This Course assists health professionals who manage people with Chronic Venous Insufficiency and Venous Leg Ulcers.
12 Nov 2015
Sue Templeton is the nurse practitioner: wound management for RDNS SA Ltd. Sue has been involved in wound management since 1987 and has extensive experience in hospital and community sectors, managing individuals with a variety of acute and chronic wounds. Sue is involved with Wounds Australia at both a national and state level and has held several leadership positions. Sue delivers clinical care to individuals with wounds, provides clinical consultancy services, develops and delivers education to health practitioners, develops policies and tools, publishes and presents, and is involved with several significant projects and boards at local, state, and national levels. Sue is passionate about improving quality of care and achieving optimal outcomes for all persons with a wound.
Health professionals working in acute care, outpatient departments, General Practice and domiciliary settings who manage people with Chronic Venous Insufficiency and Venous Leg Ulcers.
Assist health professionals to be able to safely and effectively apply compression therapy to the lower limb.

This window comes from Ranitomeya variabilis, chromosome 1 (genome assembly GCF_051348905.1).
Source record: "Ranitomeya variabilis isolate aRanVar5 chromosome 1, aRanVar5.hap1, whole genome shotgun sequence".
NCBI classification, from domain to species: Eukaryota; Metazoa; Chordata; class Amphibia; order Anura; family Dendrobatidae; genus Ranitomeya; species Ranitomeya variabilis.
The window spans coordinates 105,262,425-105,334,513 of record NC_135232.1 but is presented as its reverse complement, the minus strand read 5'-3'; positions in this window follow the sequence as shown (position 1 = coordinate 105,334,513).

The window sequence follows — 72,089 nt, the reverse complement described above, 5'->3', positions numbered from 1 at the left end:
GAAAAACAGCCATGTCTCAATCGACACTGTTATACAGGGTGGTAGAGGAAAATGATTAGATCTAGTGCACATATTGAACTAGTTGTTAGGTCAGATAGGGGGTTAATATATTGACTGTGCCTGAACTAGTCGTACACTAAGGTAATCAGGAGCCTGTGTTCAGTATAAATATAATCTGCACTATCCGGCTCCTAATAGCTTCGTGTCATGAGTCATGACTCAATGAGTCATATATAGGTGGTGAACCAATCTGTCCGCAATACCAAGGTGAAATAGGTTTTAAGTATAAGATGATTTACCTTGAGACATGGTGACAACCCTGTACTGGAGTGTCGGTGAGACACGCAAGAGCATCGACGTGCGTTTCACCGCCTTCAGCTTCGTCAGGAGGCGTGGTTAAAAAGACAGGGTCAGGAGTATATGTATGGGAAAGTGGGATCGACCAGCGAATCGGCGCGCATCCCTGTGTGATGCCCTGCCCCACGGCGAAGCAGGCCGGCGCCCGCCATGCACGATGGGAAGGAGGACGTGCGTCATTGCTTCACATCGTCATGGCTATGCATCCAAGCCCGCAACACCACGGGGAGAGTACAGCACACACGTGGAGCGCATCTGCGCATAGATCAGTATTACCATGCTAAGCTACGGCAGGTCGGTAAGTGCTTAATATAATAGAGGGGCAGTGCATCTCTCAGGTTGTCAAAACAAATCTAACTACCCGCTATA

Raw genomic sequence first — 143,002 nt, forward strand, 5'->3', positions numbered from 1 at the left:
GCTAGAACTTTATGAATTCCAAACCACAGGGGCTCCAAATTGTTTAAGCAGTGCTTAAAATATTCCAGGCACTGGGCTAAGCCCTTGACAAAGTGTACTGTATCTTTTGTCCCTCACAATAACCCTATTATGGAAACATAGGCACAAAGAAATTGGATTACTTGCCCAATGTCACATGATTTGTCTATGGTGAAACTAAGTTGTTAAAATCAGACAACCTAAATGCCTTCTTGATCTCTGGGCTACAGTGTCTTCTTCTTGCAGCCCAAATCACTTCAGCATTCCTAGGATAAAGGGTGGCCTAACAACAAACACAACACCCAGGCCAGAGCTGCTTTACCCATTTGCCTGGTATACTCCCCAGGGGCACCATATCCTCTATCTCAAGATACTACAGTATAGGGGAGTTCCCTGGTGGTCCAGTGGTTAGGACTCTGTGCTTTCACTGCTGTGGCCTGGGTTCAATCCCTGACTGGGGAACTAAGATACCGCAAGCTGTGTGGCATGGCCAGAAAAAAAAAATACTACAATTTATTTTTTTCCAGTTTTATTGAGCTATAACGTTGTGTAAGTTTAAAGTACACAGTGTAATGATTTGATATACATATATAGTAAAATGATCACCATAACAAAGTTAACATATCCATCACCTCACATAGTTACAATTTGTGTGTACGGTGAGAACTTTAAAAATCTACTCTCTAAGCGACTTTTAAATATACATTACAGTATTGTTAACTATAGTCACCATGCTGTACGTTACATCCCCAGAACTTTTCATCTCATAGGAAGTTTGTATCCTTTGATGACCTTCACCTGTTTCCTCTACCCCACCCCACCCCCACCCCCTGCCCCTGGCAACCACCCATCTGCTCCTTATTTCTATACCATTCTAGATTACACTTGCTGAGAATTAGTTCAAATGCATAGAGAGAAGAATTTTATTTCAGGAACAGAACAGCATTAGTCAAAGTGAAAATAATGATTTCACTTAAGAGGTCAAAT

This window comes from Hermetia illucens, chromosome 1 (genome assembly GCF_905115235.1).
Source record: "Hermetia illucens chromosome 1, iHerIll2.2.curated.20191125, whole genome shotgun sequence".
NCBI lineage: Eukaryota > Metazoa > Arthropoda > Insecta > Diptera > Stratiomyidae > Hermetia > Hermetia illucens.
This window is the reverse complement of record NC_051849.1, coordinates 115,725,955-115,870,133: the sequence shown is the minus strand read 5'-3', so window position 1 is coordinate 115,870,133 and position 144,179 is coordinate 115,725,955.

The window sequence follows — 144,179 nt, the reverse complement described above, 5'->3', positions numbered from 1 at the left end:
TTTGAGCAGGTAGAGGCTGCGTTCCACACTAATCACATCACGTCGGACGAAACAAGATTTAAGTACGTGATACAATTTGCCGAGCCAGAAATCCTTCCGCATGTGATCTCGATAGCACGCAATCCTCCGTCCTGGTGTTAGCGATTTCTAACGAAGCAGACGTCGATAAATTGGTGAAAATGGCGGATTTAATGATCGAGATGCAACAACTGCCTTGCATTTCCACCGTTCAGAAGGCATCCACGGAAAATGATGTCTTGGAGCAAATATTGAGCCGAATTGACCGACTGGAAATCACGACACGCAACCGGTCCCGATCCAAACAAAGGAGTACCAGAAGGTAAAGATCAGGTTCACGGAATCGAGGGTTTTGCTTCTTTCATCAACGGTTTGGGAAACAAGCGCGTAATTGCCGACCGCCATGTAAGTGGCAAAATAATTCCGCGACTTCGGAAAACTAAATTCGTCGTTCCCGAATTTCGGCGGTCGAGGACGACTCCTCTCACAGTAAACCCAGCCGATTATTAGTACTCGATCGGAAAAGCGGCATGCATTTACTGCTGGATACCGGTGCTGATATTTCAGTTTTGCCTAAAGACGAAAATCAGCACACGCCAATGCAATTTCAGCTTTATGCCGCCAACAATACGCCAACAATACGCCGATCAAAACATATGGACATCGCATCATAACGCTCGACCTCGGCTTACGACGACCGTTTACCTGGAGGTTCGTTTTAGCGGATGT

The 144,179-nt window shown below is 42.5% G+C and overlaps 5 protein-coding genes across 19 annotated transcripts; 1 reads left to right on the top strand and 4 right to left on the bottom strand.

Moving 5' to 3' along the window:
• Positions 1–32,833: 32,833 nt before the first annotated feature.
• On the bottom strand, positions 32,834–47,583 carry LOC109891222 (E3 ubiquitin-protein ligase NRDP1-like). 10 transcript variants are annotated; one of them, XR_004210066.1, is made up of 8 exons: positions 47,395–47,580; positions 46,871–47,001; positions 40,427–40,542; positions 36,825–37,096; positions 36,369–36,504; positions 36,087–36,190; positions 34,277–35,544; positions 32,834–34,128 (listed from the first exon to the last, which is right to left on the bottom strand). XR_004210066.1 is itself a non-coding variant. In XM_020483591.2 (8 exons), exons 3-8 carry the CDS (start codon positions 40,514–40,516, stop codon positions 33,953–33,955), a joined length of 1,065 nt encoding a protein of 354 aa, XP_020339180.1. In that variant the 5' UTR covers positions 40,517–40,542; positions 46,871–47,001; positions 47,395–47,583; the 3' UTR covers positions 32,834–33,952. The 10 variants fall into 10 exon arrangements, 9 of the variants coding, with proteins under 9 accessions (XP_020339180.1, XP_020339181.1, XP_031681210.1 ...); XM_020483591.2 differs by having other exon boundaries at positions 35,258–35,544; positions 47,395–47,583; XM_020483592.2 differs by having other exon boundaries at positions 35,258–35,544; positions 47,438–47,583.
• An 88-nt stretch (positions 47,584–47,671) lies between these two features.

Chronic venous insufficiency is a common condition in Australia, which can lead to venous leg ulcers. About 1% of Australians over the age of 60 live with a venous leg ulcer. In 2012 this equated to over 42,600 persons. Venous leg ulcers consume significant health resources and impact the lives of those who live with them. Compression therapy promotes healing of venous leg ulcers and is the recognised primary management strategy. To safely and effectively initiate, apply and monitor compression therapy clinicians require appropriate training, skills and confidence. However, many lack the necessary skills and confidence in compression therapy and therefore patients who could benefit are not offered compression therapy. Increased use of compression therapy to manage venous leg ulcers would result in improved patient outcomes and significant savings to the health care budget of governments, service providers and patients.
Health professionals in Australia that are registered with AHPRA are required to obtain continuing professional development (CPD) hours/points each year that relates to their context of practice, in order to comply with mandatory regulatory requirements.